Correspondents' Picks: Utrecht

In the past few years, intrepid travel writer Kristin Luna has ping-ponged all over the globe. Here, she rehashes some of her favorite facets of life in Holland:

Eats: The Netherlands isn't known for its gourmet cuisine--the Dutch dining philosophy is to deep-fry everything and serve with fries, hold the salad--but thankfully the country offers every international cuisine under the sun (an ambler might find Ethiopian, Argentinean and Moroccan establishments all within a 100-foot stretch). With an Arabic population of more than 1 million, some of the best fare is North African and Middle Eastern: it's cheap and easy and rarely disappoints. My daily lunch staples were Turkish pizzas or falafel from any of the ubiquitous, colorful dives that dot Utrecht. For one of the tastiest alternatives in town, stop by the Surinamese stand in the middle of Neude Square and order the roti kip, a pita stuffed with chicken, potatoes and green beans (tofu options are available, as well). If you're set on trying the regional fare, grab a cone of thick Flemish fries from any vendor. They're not significantly different from "freedom fries," but served with mayonnaise in lieu of ketchup.

Biking: The Dutch bike everywhere: grocery stores, shopping malls and even the bars. If you're staying in one place for a considerable amount of time, you might consider buying a second-hand set of wheels to help you get around. It's great exercise and more reliable than the country's public transit. The Utrecht police station holds an auction once a month where you can purchase a used bicycle for as little as five or 10 euros (check the tourist office in Neude Square for details upon arrival); at any time, you can find "bicycle black market" vendors near the train stations. Buy the loudest, crummiest one possible, as bike theft is a common occurrence. Or consider renting one for the day at any sporting-good store (watch for signs boasting "fiets," the Dutch word for bike).

Drinks: You needn't look further than Utrecht's main canal, Oudegracht, and its myriad drinking institutions to whet your appetite for quality European brews. Although technically a Belgian pub, Café België--my local haunt--offers the finest Dutch and German ales and lagers. The cavelike Cees Place (Tel: 030-2710153,, a canalside jazz and blues joint, is the perfect spot to share a bottle of wine while noshing on a fondue platter. For those determined to stay out until the rooster crows (read: not me), Tivoli (Tel: 0900-2358486, --a dual-level club located at the end of the hopping expanse of bars--entertains until the wee hours of the morning. A little way from the rest of the pack is Stairway to Heaven (030-2322288,, a rock-influenced (obviously) bar known to get a little wild. For more relaxing times, try Theatercafé Springhaver (Tel: 030-2313789,, consistently ranked one of the best pubs in the country by various Dutch publications.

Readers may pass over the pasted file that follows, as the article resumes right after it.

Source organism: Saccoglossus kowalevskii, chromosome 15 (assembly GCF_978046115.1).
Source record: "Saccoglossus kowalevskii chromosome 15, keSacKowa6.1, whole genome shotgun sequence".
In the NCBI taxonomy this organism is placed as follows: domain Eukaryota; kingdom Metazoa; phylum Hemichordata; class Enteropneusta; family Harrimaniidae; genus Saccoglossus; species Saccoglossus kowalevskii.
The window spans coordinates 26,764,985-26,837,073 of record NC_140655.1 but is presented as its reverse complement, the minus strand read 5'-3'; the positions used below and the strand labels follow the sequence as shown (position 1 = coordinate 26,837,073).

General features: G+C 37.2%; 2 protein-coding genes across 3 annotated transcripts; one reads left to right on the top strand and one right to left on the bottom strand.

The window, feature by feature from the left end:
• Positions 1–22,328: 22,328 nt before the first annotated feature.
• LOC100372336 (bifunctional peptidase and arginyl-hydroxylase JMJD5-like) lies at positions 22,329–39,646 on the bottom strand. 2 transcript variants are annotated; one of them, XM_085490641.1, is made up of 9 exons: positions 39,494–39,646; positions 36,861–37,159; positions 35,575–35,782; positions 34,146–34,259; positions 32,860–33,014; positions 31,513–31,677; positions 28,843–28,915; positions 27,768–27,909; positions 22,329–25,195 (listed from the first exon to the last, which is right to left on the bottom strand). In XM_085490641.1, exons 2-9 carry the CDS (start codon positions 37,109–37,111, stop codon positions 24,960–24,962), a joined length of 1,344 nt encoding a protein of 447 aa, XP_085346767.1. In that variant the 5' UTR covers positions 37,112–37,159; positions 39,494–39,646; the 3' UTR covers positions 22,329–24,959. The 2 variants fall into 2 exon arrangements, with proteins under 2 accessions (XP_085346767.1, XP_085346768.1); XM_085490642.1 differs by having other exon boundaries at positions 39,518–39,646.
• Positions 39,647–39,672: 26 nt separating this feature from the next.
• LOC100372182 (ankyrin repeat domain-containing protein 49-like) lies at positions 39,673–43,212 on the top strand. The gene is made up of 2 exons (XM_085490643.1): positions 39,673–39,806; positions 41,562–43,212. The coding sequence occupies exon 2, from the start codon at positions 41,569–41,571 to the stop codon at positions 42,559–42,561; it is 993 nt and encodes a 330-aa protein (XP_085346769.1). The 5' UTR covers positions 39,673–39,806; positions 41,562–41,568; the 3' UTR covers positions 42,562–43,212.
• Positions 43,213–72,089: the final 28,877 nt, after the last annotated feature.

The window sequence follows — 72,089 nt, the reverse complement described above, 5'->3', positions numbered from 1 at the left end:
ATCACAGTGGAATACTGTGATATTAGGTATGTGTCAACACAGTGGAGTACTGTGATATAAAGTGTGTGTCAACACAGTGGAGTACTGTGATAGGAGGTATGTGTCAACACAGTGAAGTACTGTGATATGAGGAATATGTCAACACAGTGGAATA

Day Trips: A relatively small country--it's less than twice the size of New Jersey--the majority of the Netherlands' sites can be accessed via a short train ride. Amsterdam, of course, is worth perusing, but there are plenty of other small towns in the vicinity that you can explore in just a day or less. One of my personal favorites, Zaanse Schans (, may have that obnoxious touristy element, but with its wooden shoe factory (there's an oversized sabot on display outside for that quintessential Dutch photo op), cheese farm, row of multicolored windmills and quaint air of culture and tradition, it makes for a great family outing. Closer to Utrecht, you'll come across the town of Gouda, home to the world-famous cheese. (It's also known for its smoking pipes, but you didn't hear that from me!) Examine the Netherlands in bite-sized form at Madurodam (, where the country is reproduced in a miniature version, or escape into a fantasy world at the Disneyesque theme park Efteling ( Other towns that deserve a gander include Leiden, Amersfoort and Eindhoven; all are within a two-hour journey and worth the travel time.

Festivities: The light-hearted Dutch may not take a whole lot seriously, but Carnival and Queen's Day are two things they certainly get right. Carnival comes first, beginning the Sunday before Ash Wednesday and lasting for a solid three days. Locals adorn intricate costumes and guide elaborate floats through the streets during festive parades. Other traditions vary by the town. Queen's Day, or Koninginnedag, originated as a massive celebration for Queen Wilhelmina's birthday (Aug. 31), but later moved to April 30 in honor of Queen Juliana. Since its inception, the holiday has morphed into an all-day, nationwide party that attracts hundreds of thousands of tourists and an open-air flea market, in which revelers don bright orange (the country's signature color) and set out their wares for the perusal of the masses.